After 2nd Battalion and 5th Battalion of the Gloucestershire Regiment returned to England from France in 1940 they were brought up to strength, retrained and re-equipped for the invasion of Nazi-occupied Europe in 1944. 2nd Battalion remained an infantry Battalion but 5th Battalion was converted to 43rd Reconnaissance Regiment which, equipped with armoured cars would act as the eyes and ears of 43rd (Wessex) Division in 1944-45.
2nd Battalion came ashore at Gold Beach on 6th June, D-Day, as part of 56th Brigade, which was the first allied formation to enter Bayeux the following day. During the build-up of the Normandy bridgehead 56th Brigade was an independent formation used to bolster up other Divisions where required, and began the invasion attached to 59th Division. Besides 2nd Battalion Gloucestershire Regiment, 56th Brigade contained 2nd Battalion South Wales Borderers and 2nd Battalion Essex Regiment. Its formation sign was a yellow sphinx on a black half circle, chosen because all three regiments had taken part in the Egyptian campaign of 1801.
Lieutenant Frank Clarke’s platoon flushed some Germans out of a cellar in a house in Bayeux:-
“. . . I ordered the bren-gunner to methodically ‘test’ the likelihood of occupation, and very quickly after a few bursts, commotion was the order of the day from down below. Up they came, twelve all told. I lined them up against the outside wall, and quickly searched them. But not quickly enough. By this time a sizeable audience of mostly women and girls had gathered, plus a dozen or so men. Two of these men seemed to have had a score to settle, as they rushed forward, fists and boots flailing, attacking the hapless Germans, and it was not until I threatened to shoot them, that they backed off. No doubt they could well have been justified in their actions. I was not to know. Quickly I dispatched them, under guard, back to the beaches. Then the girls let their hair down. The whole platoon was swamped with heaving female bodies. Phew! What a way to start an invasion.”
On 9th June 56th Brigade came under the command of 7th Armoured Division and 2nd Battalion was soon involved in the ferocious fighting for Tilly-sur-Seulles, coming up against the elite and powerful Panzer Lehr Division. Captain Holgate recalled the confused fighting in the village on the evening of 11th June:-
“Corporal Braid, of No. 13 platoon, hearing amidst the din a heavy rumbling on the road outside, looked out of a window ready to welcome a 7th Armoured tank. Instead, he saw, and they saw him, a German Mk IV with a section on it armed with Schmeissers. The Boches piled off the tank in quick time and No. 13 platoon left the house equally quickly, leaving behind their small packs and shovels which they had discarded during the house searching. They had no answer to the pounding this tank shortly gave the houses in which they had been.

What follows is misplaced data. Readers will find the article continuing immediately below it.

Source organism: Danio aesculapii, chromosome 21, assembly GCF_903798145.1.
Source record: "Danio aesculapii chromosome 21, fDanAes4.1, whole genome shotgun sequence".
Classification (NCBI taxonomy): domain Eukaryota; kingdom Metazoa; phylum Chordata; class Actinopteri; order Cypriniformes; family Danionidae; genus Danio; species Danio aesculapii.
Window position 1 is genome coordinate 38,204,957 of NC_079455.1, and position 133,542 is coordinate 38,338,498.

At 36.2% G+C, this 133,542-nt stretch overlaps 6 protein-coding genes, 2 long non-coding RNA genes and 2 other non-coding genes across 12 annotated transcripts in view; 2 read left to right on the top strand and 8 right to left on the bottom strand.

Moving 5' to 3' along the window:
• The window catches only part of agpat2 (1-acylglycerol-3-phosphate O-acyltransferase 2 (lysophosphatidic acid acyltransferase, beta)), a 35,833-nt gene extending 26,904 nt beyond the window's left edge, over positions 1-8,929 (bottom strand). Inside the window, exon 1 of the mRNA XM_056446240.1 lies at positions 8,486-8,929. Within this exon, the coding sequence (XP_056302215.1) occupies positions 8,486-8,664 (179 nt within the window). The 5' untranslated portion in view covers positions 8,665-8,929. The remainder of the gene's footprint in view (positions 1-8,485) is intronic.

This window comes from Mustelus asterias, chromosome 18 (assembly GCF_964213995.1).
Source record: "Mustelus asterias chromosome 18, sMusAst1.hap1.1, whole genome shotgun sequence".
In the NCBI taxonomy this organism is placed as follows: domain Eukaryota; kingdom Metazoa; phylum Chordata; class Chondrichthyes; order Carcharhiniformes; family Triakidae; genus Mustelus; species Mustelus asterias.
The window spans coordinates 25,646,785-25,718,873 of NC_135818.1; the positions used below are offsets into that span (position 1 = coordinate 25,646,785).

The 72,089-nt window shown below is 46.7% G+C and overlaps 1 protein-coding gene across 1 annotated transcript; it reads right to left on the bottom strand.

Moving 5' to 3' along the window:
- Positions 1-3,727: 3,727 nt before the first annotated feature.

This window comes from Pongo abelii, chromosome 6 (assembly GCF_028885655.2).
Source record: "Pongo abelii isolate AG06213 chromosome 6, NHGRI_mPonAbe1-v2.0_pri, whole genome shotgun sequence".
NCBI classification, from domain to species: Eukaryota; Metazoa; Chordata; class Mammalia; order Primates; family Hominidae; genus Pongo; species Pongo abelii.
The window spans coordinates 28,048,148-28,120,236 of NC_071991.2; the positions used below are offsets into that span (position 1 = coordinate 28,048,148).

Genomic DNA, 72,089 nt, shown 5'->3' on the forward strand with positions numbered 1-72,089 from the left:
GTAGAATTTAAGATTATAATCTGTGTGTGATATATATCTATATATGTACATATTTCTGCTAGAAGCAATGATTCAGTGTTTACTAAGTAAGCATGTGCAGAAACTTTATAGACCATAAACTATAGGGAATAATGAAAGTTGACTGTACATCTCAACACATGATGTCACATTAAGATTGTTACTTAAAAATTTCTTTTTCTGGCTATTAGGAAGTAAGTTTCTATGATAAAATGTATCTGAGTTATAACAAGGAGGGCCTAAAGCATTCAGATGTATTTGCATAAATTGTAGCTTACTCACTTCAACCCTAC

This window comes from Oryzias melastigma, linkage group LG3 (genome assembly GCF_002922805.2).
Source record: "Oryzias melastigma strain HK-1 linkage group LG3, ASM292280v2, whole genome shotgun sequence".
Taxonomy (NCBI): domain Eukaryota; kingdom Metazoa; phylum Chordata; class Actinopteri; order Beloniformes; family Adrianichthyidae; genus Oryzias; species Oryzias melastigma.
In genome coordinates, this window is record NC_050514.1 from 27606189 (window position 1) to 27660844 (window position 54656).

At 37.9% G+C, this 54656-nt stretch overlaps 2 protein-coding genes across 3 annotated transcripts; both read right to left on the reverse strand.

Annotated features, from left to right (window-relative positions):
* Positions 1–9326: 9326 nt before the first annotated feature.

“The AVREs which should have supported the two leading companies had found the country too difficult for them. Only one managed to get up with “B” Company and with “C” Company. They did some useful work with their block-busters but all eventually became stuck or lost their tracks, leaving no alternative to the crews but to fire them and join the rifle companies.”
Tilly finally fell to the British on 19th June, and Panzer Lehr was all but destroyed.
By 12th August, 56th Brigade was back with 59th Division, and 2nd Battalion was to take part in its hardest fight of the Normandy campaign at Thury-Harcourt. With not enough time for an adequate reconnaissance of the enemy positions, the Gloucesters soon found their plan of attack in difficulties and were forced to withdraw, after leaving the town in flames. Captain Nash concluded his recollection of the day’s battle:-
“. . . Thury-Harcourt, for sheer noise and stonking, was one of the worst battle we had throughout the campaign. . . After the battle the squadron commander of the 34th Armoured Brigade summed up the efforts of the 61st [2nd Battalion, Gloucestershire Regiment] by saying that never before had he seen men fight with such bravery and determination against such fearful odds.
“We were all very depressed after this battle, and our morale was not improved by hearing on the B.B.C. an eye-witness account of how our troops captured Thury-Harcourt. That really was the last straw.”
However, the Germans had withdrawn at the same time, having suffered severely themselves, and left the village unoccupied when the Gloucesters entered it the following day.
On 19th August, 56th Brigade was transferred to 49th (Polar Bear) Division and 1st British Corps in Canadian 1st Army. Between 23rd and 28th August 2nd Battalion was involved in some fierce fighting with the rearguard of the retreating German Army, until they arrived on the outskirts of the port of Le Havre. Le Havre had been well prepared for a prolonged defence by the Germans, but the British assault was efficiently planned and conducted, and the town was taken in three days, falling on 13th September. Major Chalmers recalled the plans for the final storm to be carried out by the Gloucesters:-